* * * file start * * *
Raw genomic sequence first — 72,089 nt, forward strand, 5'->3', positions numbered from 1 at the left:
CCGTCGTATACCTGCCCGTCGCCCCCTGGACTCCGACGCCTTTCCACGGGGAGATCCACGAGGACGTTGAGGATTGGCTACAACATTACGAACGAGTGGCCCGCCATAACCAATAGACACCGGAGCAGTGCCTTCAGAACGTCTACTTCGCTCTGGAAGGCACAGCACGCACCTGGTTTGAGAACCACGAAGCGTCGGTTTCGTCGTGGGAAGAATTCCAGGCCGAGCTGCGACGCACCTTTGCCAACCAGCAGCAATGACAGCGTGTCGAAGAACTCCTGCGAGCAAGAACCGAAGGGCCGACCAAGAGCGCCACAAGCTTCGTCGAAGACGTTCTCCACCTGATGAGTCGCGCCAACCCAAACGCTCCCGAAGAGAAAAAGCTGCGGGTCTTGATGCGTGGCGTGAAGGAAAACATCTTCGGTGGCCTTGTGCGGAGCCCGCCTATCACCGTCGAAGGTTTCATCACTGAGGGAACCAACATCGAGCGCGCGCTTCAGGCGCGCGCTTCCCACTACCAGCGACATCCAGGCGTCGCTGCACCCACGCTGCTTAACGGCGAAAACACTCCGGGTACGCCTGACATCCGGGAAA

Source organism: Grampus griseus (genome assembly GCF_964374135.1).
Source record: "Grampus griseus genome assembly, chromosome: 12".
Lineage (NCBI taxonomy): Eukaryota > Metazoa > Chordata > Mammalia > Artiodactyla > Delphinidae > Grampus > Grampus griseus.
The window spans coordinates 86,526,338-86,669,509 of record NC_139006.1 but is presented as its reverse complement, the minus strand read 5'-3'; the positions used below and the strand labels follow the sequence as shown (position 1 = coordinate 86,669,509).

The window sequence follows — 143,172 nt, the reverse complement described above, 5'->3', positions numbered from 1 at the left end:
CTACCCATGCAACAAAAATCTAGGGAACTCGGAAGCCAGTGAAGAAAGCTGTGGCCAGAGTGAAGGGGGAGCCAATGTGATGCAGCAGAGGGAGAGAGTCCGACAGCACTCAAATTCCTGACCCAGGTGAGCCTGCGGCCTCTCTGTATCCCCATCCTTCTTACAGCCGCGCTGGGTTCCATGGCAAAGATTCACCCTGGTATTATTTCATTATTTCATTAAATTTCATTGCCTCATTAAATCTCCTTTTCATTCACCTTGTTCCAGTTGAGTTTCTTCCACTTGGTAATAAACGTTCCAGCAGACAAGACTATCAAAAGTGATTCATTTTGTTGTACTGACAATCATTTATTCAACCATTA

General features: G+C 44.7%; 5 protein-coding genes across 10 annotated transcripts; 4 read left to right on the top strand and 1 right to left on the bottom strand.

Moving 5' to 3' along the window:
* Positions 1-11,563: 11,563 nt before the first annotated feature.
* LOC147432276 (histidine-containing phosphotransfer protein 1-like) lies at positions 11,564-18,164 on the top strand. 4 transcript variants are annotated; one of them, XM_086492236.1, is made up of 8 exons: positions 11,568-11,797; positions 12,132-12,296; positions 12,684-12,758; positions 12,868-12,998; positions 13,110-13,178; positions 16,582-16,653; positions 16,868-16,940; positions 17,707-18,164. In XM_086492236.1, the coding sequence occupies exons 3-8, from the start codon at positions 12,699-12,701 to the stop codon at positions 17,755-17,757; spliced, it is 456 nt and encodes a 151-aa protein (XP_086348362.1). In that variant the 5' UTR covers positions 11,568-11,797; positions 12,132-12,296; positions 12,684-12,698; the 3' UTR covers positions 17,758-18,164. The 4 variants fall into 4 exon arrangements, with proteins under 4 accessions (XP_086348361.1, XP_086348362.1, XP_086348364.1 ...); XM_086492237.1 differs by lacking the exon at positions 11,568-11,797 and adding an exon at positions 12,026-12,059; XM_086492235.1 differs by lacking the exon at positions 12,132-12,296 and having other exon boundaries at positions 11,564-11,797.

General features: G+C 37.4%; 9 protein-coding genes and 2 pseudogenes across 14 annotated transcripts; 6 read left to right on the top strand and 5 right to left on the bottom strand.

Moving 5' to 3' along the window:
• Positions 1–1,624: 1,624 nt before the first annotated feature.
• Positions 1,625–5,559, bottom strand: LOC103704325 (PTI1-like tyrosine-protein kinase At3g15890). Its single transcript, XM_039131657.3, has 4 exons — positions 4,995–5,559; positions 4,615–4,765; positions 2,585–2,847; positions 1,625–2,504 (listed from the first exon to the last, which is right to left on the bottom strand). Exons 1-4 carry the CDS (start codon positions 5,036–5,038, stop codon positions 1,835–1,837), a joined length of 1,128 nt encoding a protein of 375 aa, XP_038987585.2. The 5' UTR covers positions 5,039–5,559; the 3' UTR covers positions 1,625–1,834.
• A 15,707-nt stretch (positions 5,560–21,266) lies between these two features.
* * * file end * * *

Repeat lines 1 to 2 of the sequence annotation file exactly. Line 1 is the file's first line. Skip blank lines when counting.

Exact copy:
Raw genomic sequence first — 72,089 nt, forward strand, 5'->3', positions numbered from 1 at the left:
CCGTCGTATACCTGCCCGTCGCCCCCTGGACTCCGACGCCTTTCCACGGGGAGATCCACGAGGACGTTGAGGATTGGCTACAACATTACGAACGAGTGGCCCGCCATAACCAATAGACACCGGAGCAGTGCCTTCAGAACGTCTACTTCGCTCTGGAAGGCACAGCACGCACCTGGTTTGAGAACCACGAAGCGTCGGTTTCGTCGTGGGAAGAATTCCAGGCCGAGCTGCGACGCACCTTTGCCAACCAGCAGCAATGACAGCGTGTCGAAGAACTCCTGCGAGCAAGAACCGAAGGGCCGACCAAGAGCGCCACAAGCTTCGTCGAAGACGTTCTCCACCTGATGAGTCGCGCCAACCCAAACGCTCCCGAAGAGAAAAAGCTGCGGGTCTTGATGCGTGGCGTGAAGGAAAACATCTTCGGTGGCCTTGTGCGGAGCCCGCCTATCACCGTCGAAGGTTTCATCACTGAGGGAACCAACATCGAGCGCGCGCTTCAGGCGCGCGCTTCCCACTACCAGCGACATCCAGGCGTCGCTGCACCCACGCTGCTTAACGGCGAAAACACTCCGGGTACGCCTGACATCCGGGAAA